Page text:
The Buffalo shooting has shocked the residents of the alleged gunman's hometown
MARY LOUISE KELLY, HOST:
The alleged gunman who killed 10 people in a racist attack in a Buffalo grocery store this weekend is from Conklin, N.Y. - small town, mostly white, several hours from Buffalo near the Pennsylvania border. Residents of Conklin expressed shock at the attack, but some Black residents in nearby Binghamton are not surprised. Phoebe Taylor-Vuolo with member station WSKG reports.
PHOEBE TAYLOR-VUOLO, BYLINE: Jimays Flea Market is a few miles from the alleged shooter's family home in Conklin. Tammy Clapper has worked at Jimays for over 30 years. She's now one of the owners. She says she recognized the shooter because he used to shop at the flea market. Some of the vendors and workers there know him.
TAMMY CLAPPER: They're shocked. It's such a small town, and, you know, everybody's shocked that this happened.
TAYLOR-VUOLO: Tony Nard is a vendor at Jimays. He says Conklin residents are confused and surprised by the attack.
TONY NARD: When it hits this close to home, it really is equally painful. You just wonder why, you know? What causes somebody to have that much hatred? It just - to me, it's just incomprehensible.
TAYLOR-VUOLO: Conklin is about 95% white, according to 2020 census data. It's a 15-minute drive from Binghamton, a city where Black residents make up about 12% of the population.
(SOUNDBITE OF GROCERY STORE AMBIENCE)
KINYA MIDDLETON: Sorry about that, babe.
TAYLOR-VUOLO: Greater Good Grocery store on Binghamton's North Side serves mostly Black residents. Like the store that was attacked in Buffalo, it's also in a food desert. Kinya Middleton is a Black woman and the general manager of Greater Good. She's found herself thinking about whether she, her staff and customers are at risk. She's suddenly aware of the size of the windows and whether she'd be able to see someone coming.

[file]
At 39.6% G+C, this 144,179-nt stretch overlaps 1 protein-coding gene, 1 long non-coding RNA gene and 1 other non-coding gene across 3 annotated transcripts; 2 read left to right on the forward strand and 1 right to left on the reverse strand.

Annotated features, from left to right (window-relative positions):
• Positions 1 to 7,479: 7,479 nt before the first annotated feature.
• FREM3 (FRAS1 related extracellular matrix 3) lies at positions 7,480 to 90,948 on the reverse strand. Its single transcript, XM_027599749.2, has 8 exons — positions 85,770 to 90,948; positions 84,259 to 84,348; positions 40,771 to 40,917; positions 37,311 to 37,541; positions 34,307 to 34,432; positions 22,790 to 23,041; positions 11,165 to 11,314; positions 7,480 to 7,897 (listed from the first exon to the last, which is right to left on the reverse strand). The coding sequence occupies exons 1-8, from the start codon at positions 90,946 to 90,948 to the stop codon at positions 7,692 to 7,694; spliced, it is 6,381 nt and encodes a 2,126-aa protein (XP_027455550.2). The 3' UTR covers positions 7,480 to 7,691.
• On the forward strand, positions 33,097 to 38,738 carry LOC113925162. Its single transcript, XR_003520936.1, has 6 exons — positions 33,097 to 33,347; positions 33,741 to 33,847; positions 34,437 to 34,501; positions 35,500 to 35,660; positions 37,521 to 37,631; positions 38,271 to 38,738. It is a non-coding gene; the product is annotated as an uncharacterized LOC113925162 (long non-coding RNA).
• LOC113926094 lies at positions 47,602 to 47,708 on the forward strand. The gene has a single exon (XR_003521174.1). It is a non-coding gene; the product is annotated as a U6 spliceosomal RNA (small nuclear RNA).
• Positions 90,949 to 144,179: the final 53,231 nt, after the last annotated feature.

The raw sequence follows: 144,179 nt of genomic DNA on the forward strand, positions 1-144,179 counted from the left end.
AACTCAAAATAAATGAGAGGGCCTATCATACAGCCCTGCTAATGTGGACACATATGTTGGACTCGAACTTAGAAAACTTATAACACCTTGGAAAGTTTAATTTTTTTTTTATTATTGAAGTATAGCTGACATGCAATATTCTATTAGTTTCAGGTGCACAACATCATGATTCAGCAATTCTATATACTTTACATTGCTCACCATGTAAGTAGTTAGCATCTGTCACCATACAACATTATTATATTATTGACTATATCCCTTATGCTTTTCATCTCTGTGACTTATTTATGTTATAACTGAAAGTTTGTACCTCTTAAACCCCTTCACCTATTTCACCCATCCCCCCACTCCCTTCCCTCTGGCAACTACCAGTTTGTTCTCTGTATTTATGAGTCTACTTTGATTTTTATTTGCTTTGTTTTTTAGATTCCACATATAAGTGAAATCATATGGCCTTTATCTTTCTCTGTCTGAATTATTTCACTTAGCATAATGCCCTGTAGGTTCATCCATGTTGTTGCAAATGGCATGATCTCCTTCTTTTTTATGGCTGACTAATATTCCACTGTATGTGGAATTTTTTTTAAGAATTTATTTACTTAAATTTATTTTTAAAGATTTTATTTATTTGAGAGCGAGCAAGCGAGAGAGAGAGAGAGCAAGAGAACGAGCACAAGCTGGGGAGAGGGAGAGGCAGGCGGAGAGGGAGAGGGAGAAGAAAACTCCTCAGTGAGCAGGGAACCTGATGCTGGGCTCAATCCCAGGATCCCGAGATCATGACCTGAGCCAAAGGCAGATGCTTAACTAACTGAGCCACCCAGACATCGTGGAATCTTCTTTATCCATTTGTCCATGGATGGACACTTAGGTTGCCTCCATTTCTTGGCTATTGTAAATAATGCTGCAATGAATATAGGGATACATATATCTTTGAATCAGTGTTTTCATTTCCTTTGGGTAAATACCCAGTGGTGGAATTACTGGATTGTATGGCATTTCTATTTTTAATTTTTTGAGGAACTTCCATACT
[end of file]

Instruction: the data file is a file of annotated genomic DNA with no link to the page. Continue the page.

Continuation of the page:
MIDDLETON: Today I caught myself. I came in at 7:30. Our store doesn't open till 9, but my employees come in around 8:15. But usually I leave the door open for them, and I didn't this morning. I, like, locked it and waited for them to, like, call me or knock. Then I let them in - just different - just a different awareness.
TAYLOR-VUOLO: But she's not surprised about the shootings in Buffalo. She says she experiences racism every day. She describes the last election cycle as a living hell.
MIDDLETON: I felt like it was just, like, free reign, like, for anyone to say anything they want and it was just like, whatever, you know? So, like, to me, no, I'm not shocked by it. Like, I experience - like I said, I experience it all the time, so I'm not shocked.
TAYLOR-VUOLO: Bishop Mario Williams and Pastor Henry Ausby both minister to members of Binghamton's Black community. Williams says he remembers working with a local group addressing issues of race and trying to foster community in the area.
MARIO WILLIAMS: It was very interesting because most of the people that live outside of the Binghamton area attended these meetings with us.
TAYLOR-VUOLO: He says many of them were white and didn't know any people of color.
WILLIAMS: You know, only thing they know about African Americans is what they saw on television.
TAYLOR-VUOLO: Ausby says the fact that the alleged gunman was from so close by has caused fear among his congregation.
HENRY AUSBY: This young man - he didn't have to drive three hours to Buffalo. What if he had decided he didn't want to go that far and he could have stopped right here in Binghamton? You know, he could have done the same thing here. So that has to be on your mind.
TAYLOR-VUOLO: Williams and Ausby both say they're working to help their congregants process the attack. They say they're hoping that elected officials take action to prevent racist violence moving forward.
For NPR News, I'm Phoebe Taylor-Vuolo in Binghamton, N.Y.
(SOUNDBITE OF MUSIC) Transcript provided by NPR, Copyright NPR.